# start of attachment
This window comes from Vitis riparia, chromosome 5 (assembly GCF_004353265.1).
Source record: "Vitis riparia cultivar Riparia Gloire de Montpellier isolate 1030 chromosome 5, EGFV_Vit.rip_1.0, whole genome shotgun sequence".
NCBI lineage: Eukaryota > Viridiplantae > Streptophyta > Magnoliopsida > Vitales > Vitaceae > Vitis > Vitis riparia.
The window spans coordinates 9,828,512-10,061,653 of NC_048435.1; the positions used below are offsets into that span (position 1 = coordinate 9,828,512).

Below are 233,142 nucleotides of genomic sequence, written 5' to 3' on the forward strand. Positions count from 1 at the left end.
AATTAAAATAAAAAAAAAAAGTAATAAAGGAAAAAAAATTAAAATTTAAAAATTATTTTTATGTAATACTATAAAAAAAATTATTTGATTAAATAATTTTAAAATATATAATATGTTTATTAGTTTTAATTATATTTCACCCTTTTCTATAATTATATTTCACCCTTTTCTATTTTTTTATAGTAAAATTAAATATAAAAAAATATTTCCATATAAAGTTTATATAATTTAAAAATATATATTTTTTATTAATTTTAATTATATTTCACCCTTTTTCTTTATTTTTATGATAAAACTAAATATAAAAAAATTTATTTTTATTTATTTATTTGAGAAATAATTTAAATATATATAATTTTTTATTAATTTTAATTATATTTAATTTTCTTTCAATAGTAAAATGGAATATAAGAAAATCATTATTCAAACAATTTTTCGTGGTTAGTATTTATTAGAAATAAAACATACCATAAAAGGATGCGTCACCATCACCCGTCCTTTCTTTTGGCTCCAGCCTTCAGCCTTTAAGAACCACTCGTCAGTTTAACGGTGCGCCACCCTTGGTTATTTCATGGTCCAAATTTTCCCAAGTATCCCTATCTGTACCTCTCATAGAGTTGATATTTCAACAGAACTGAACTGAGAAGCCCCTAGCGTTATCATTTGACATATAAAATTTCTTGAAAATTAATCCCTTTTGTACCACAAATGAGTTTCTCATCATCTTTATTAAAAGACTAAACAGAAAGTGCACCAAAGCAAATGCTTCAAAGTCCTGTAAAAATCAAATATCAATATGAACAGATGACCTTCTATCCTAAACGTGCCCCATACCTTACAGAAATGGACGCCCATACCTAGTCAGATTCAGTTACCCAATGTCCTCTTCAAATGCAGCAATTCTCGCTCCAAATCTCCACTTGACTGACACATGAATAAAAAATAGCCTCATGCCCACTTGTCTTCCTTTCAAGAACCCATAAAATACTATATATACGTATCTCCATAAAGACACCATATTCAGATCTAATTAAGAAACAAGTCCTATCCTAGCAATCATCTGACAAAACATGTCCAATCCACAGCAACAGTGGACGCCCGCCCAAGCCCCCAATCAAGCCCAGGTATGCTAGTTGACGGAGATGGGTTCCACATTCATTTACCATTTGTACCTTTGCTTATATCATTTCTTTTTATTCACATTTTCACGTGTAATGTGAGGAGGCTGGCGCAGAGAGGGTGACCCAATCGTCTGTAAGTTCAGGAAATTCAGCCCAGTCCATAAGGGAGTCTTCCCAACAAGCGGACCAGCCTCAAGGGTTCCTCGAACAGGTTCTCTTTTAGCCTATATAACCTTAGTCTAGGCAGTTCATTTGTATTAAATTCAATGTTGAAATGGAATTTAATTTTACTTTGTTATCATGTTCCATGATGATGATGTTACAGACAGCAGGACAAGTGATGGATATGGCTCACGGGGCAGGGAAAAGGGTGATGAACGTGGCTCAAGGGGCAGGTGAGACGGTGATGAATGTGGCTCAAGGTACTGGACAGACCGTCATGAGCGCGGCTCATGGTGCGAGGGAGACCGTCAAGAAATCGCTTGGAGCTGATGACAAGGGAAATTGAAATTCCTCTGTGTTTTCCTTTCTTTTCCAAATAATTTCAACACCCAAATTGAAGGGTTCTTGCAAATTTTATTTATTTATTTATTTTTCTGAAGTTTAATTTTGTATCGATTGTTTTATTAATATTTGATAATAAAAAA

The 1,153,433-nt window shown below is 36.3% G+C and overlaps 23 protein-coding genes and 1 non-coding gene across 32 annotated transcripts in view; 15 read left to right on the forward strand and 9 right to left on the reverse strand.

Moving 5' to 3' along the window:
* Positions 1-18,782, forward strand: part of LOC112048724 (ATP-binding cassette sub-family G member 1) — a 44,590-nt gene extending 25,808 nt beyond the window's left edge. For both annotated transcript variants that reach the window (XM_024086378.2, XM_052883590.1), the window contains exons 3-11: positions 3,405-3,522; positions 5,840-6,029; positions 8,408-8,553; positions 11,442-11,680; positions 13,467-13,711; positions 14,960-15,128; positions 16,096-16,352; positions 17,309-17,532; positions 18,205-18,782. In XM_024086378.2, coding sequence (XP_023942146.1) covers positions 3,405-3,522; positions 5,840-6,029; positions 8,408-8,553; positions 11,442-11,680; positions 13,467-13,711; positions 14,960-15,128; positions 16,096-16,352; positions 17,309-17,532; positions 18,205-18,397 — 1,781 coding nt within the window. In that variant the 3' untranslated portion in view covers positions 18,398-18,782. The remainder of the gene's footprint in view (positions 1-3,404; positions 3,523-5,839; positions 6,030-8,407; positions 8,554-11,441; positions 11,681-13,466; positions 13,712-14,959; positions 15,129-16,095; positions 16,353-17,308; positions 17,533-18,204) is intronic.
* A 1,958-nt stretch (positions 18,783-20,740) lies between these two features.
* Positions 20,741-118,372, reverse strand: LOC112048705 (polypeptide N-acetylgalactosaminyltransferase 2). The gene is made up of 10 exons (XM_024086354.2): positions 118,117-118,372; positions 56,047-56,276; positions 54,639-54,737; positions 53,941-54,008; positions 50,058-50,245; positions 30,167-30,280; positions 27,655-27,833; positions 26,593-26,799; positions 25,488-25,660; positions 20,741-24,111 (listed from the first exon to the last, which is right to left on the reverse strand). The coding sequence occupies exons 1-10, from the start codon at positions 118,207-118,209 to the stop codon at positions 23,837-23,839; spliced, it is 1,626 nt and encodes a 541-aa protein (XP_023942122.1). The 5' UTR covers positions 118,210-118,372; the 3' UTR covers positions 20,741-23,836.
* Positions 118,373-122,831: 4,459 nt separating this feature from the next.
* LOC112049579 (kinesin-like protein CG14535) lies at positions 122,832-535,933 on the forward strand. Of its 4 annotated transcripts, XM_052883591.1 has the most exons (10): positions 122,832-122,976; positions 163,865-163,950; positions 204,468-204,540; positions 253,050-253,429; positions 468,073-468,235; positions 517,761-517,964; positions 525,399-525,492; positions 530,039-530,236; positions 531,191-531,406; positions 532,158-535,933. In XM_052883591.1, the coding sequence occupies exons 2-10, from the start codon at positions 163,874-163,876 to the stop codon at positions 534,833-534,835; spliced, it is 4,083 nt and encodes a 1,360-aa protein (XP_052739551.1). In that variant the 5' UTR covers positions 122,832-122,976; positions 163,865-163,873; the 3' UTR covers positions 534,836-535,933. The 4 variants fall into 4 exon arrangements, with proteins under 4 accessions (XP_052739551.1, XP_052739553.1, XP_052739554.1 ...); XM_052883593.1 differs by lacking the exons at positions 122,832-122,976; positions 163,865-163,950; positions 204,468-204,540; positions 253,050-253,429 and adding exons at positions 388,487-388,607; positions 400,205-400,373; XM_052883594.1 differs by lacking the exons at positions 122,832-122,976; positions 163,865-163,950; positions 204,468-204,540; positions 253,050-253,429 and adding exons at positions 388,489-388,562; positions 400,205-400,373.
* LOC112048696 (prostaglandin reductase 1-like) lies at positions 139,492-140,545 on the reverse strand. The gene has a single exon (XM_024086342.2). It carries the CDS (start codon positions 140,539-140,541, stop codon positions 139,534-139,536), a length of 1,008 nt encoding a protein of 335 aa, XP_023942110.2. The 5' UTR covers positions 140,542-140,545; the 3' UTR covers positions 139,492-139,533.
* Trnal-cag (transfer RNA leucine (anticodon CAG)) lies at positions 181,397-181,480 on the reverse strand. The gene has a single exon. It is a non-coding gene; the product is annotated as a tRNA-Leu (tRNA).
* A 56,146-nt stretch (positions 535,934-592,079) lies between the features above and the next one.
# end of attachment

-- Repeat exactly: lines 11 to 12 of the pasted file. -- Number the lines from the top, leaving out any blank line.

* Positions 20,741-118,372, reverse strand: LOC112048705 (polypeptide N-acetylgalactosaminyltransferase 2). The gene is made up of 10 exons (XM_024086354.2): positions 118,117-118,372; positions 56,047-56,276; positions 54,639-54,737; positions 53,941-54,008; positions 50,058-50,245; positions 30,167-30,280; positions 27,655-27,833; positions 26,593-26,799; positions 25,488-25,660; positions 20,741-24,111 (listed from the first exon to the last, which is right to left on the reverse strand). The coding sequence occupies exons 1-10, from the start codon at positions 118,207-118,209 to the stop codon at positions 23,837-23,839; spliced, it is 1,626 nt and encodes a 541-aa protein (XP_023942122.1). The 5' UTR covers positions 118,210-118,372; the 3' UTR covers positions 20,741-23,836.
* Positions 118,373-122,831: 4,459 nt separating this feature from the next.